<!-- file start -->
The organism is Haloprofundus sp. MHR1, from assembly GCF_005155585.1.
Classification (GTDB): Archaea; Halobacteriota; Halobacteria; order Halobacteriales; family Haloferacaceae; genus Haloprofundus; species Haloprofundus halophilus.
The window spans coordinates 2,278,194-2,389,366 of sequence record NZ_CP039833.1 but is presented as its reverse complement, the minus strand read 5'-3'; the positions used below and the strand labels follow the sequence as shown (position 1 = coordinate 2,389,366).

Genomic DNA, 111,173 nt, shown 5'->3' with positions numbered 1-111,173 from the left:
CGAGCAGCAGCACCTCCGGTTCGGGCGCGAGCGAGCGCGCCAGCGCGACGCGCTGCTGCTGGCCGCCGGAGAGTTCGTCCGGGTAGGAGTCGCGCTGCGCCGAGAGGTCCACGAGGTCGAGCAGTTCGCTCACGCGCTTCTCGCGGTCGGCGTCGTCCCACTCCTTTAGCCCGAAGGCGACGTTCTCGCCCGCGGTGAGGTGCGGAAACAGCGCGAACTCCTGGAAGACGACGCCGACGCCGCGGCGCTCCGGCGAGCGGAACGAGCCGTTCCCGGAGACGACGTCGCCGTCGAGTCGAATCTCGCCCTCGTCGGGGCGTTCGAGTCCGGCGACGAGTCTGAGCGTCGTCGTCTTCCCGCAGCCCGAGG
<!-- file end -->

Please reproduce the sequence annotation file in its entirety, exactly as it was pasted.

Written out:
The organism is Haloprofundus sp. MHR1, from assembly GCF_005155585.1.
Classification (GTDB): Archaea; Halobacteriota; Halobacteria; order Halobacteriales; family Haloferacaceae; genus Haloprofundus; species Haloprofundus halophilus.
The window spans coordinates 2,278,194-2,389,366 of sequence record NZ_CP039833.1 but is presented as its reverse complement, the minus strand read 5'-3'; the positions used below and the strand labels follow the sequence as shown (position 1 = coordinate 2,389,366).

Genomic DNA, 111,173 nt, shown 5'->3' with positions numbered 1-111,173 from the left:
CGAGCAGCAGCACCTCCGGTTCGGGCGCGAGCGAGCGCGCCAGCGCGACGCGCTGCTGCTGGCCGCCGGAGAGTTCGTCCGGGTAGGAGTCGCGCTGCGCCGAGAGGTCCACGAGGTCGAGCAGTTCGCTCACGCGCTTCTCGCGGTCGGCGTCGTCCCACTCCTTTAGCCCGAAGGCGACGTTCTCGCCCGCGGTGAGGTGCGGAAACAGCGCGAACTCCTGGAAGACGACGCCGACGCCGCGGCGCTCCGGCGAGCGGAACGAGCCGTTCCCGGAGACGACGTCGCCGTCGAGTCGAATCTCGCCCTCGTCGGGGCGTTCGAGTCCGGCGACGAGTCTGAGCGTCGTCGTCTTCCCGCAGCCCGAGG